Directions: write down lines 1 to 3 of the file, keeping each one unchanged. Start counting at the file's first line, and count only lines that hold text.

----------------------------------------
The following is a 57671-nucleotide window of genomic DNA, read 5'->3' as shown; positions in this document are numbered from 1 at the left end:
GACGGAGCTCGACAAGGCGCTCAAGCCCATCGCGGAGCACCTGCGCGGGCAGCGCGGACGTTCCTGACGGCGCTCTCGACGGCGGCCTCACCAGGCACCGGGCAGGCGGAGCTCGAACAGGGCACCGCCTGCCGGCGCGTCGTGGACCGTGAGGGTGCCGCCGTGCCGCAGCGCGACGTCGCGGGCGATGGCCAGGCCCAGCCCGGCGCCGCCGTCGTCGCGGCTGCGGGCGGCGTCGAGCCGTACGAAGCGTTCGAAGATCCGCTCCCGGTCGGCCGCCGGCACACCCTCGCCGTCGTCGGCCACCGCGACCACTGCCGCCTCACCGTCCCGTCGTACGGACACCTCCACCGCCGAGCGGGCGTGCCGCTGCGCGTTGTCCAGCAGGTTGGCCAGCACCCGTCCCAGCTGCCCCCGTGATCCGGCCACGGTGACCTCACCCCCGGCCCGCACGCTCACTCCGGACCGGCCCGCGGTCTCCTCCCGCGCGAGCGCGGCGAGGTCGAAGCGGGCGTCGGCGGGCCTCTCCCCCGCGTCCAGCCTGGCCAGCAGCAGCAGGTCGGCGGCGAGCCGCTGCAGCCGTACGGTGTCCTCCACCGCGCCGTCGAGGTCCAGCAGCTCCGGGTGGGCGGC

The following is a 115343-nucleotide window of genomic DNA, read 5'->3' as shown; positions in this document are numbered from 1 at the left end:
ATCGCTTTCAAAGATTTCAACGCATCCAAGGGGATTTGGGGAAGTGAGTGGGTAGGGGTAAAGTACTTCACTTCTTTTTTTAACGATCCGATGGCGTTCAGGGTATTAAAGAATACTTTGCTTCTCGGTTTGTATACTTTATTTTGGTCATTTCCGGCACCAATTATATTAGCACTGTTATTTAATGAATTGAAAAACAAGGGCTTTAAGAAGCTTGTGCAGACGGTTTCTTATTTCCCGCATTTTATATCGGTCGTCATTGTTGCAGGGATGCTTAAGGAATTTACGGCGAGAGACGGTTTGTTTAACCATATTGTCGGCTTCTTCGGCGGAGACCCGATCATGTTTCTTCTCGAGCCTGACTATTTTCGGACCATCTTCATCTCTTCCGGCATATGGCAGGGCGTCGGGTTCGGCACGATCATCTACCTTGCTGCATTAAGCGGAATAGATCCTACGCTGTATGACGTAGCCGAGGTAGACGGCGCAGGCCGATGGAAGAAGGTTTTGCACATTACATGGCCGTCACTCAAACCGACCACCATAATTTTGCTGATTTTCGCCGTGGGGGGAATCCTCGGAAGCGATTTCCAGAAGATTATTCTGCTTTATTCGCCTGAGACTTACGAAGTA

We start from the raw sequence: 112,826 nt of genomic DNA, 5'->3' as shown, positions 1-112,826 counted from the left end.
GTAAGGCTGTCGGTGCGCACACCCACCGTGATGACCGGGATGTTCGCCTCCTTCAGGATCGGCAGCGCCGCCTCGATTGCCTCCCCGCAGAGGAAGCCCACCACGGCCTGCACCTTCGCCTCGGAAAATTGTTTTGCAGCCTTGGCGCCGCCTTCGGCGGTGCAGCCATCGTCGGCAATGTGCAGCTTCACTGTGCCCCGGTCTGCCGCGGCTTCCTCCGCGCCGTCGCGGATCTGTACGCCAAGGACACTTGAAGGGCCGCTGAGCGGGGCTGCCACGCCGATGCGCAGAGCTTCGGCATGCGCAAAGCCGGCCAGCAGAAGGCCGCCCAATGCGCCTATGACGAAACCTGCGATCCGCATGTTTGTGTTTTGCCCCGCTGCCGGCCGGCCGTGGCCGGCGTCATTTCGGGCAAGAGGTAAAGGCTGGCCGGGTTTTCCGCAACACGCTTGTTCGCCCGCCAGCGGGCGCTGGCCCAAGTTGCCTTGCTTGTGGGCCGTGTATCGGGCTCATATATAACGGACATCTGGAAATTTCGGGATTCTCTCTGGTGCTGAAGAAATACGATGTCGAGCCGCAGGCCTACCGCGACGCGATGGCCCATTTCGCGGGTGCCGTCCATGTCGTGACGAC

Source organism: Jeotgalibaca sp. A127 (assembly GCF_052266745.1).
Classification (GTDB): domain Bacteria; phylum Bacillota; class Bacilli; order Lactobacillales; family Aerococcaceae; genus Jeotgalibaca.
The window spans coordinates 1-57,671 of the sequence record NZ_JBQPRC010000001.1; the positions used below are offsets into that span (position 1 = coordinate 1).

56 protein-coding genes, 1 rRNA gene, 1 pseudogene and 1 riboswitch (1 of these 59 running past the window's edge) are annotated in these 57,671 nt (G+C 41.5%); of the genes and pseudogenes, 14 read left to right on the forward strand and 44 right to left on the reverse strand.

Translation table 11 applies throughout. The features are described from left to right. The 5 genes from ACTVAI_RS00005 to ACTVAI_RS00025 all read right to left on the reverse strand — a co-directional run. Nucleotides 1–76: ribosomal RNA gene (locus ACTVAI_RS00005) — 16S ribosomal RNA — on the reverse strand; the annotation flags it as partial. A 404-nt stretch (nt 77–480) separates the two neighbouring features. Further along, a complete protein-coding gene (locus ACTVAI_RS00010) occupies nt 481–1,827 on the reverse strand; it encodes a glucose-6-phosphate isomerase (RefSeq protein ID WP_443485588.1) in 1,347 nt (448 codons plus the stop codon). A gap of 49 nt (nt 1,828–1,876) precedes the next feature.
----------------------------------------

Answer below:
The following is a 57671-nucleotide window of genomic DNA, read 5'->3' as shown; positions in this document are numbered from 1 at the left end:
GACGGAGCTCGACAAGGCGCTCAAGCCCATCGCGGAGCACCTGCGCGGGCAGCGCGGACGTTCCTGACGGCGCTCTCGACGGCGGCCTCACCAGGCACCGGGCAGGCGGAGCTCGAACAGGGCACCGCCTGCCGGCGCGTCGTGGACCGTGAGGGTGCCGCCGTGCCGCAGCGCGACGTCGCGGGCGATGGCCAGGCCCAGCCCGGCGCCGCCGTCGTCGCGGCTGCGGGCGGCGTCGAGCCGTACGAAGCGTTCGAAGATCCGCTCCCGGTCGGCCGCCGGCACACCCTCGCCGTCGTCGGCCACCGCGACCACTGCCGCCTCACCGTCCCGTCGTACGGACACCTCCACCGCCGAGCGGGCGTGCCGCTGCGCGTTGTCCAGCAGGTTGGCCAGCACCCGTCCCAGCTGCCCCCGTGATCCGGCCACGGTGACCTCACCCCCGGCCCGCACGCTCACTCCGGACCGGCCCGCGGTCTCCTCCCGCGCGAGCGCGGCGAGGTCGAAGCGGGCGTCGGCGGGCCTCTCCCCCGCGTCCAGCCTGGCCAGCAGCAGCAGGTCGGCGGCGAGCCGCTGCAGCCGTACGGTGTCCTCCACCGCGCCGTCGAGGTCCAGCAGCTCCGGGTGGGCGGC

The following is a 115343-nucleotide window of genomic DNA, read 5'->3' as shown; positions in this document are numbered from 1 at the left end: